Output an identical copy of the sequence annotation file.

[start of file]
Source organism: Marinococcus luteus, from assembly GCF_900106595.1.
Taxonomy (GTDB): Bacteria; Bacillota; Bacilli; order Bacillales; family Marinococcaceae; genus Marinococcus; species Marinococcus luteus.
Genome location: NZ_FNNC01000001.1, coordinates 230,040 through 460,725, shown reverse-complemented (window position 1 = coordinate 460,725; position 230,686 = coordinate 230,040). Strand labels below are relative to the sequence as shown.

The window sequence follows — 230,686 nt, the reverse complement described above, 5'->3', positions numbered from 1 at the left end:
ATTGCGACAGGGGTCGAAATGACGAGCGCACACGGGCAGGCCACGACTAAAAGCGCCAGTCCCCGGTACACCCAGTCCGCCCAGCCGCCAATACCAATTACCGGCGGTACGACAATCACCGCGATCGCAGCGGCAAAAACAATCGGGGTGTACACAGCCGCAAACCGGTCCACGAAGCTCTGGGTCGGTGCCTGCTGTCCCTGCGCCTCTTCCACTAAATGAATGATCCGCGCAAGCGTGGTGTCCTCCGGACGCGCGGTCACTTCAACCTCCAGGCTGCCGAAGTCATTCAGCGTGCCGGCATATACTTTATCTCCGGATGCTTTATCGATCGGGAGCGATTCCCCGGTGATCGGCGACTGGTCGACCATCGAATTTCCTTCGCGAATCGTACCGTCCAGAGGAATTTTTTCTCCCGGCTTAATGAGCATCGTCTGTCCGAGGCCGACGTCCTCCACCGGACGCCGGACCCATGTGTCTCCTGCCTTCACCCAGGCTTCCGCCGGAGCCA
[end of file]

Source organism: Marinococcus luteus, from assembly GCF_900106595.1.
Taxonomy (GTDB): Bacteria; Bacillota; Bacilli; order Bacillales; family Marinococcaceae; genus Marinococcus; species Marinococcus luteus.
Genome location: NZ_FNNC01000001.1, coordinates 230,040 through 460,725, shown reverse-complemented (window position 1 = coordinate 460,725; position 230,686 = coordinate 230,040). Strand labels below are relative to the sequence as shown.

The window sequence follows — 230,686 nt, the reverse complement described above, 5'->3', positions numbered from 1 at the left end:
ATTGCGACAGGGGTCGAAATGACGAGCGCACACGGGCAGGCCACGACTAAAAGCGCCAGTCCCCGGTACACCCAGTCCGCCCAGCCGCCAATACCAATTACCGGCGGTACGACAATCACCGCGATCGCAGCGGCAAAAACAATCGGGGTGTACACAGCCGCAAACCGGTCCACGAAGCTCTGGGTCGGTGCCTGCTGTCCCTGCGCCTCTTCCACTAAATGAATGATCCGCGCAAGCGTGGTGTCCTCCGGACGCGCGGTCACTTCAACCTCCAGGCTGCCGAAGTCATTCAGCGTGCCGGCATATACTTTATCTCCGGATGCTTTATCGATCGGGAGCGATTCCCCGGTGATCGGCGACTGGTCGACCATCGAATTTCCTTCGCGAATCGTACCGTCCAGAGGAATTTTTTCTCCCGGCTTAATGAGCATCGTCTGTCCGAGGCCGACGTCCTCCACCGGACGCCGGACCCATGTGTCTCCTGCCTTCACCCAGGCTTCCGCCGGAGCCA